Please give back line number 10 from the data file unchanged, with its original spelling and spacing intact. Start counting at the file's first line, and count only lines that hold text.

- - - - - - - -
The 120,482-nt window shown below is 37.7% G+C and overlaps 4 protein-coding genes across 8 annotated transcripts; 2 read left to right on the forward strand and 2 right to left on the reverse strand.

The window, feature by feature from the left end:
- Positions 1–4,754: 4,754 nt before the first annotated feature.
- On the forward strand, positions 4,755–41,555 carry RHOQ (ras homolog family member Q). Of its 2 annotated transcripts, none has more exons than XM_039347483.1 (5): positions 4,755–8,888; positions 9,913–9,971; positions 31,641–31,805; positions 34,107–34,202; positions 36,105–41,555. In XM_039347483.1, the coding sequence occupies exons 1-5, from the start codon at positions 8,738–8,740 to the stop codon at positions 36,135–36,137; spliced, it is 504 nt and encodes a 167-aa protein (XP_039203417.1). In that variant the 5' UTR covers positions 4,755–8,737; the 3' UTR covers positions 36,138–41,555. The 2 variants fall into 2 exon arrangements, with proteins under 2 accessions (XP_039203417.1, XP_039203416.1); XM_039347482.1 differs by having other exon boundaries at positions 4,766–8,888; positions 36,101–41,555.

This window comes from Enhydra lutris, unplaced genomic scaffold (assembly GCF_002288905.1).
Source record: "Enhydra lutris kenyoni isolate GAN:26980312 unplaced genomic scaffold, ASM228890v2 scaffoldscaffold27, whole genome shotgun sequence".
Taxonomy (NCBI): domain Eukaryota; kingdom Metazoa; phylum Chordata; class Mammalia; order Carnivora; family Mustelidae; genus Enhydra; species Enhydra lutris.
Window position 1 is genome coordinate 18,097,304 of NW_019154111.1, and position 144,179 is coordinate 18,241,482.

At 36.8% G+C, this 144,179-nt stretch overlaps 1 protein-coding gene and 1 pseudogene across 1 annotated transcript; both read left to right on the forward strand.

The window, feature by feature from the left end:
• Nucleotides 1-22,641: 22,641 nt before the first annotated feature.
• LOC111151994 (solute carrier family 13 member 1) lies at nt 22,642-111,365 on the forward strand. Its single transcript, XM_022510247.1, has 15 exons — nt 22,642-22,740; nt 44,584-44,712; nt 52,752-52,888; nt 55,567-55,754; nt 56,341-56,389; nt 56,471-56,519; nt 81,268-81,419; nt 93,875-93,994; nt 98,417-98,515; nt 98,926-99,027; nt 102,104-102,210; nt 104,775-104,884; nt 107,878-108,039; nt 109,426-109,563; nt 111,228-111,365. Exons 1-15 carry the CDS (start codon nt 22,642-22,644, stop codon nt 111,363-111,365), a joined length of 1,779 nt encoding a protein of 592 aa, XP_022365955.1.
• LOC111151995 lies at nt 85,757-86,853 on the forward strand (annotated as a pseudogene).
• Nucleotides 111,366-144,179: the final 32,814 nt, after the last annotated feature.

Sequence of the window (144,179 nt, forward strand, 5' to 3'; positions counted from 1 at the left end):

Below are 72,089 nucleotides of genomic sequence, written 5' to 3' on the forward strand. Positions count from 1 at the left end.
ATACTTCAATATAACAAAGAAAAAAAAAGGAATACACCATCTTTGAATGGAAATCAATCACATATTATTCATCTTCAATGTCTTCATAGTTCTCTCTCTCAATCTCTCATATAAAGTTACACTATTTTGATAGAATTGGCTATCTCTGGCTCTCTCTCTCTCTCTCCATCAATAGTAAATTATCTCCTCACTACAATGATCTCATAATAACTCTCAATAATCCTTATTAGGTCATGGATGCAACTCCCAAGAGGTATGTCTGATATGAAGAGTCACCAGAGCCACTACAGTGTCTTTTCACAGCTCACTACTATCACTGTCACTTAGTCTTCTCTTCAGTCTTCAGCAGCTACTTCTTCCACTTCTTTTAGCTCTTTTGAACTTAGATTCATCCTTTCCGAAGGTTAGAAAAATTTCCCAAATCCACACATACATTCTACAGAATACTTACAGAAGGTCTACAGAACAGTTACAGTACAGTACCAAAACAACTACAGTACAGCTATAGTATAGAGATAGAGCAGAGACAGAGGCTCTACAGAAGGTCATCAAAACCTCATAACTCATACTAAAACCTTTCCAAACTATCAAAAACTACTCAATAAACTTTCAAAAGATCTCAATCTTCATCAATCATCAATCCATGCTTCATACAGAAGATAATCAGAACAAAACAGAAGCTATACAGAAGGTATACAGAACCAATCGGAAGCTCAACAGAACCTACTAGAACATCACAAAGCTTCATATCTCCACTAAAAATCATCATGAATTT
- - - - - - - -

The window, feature by feature from the left end: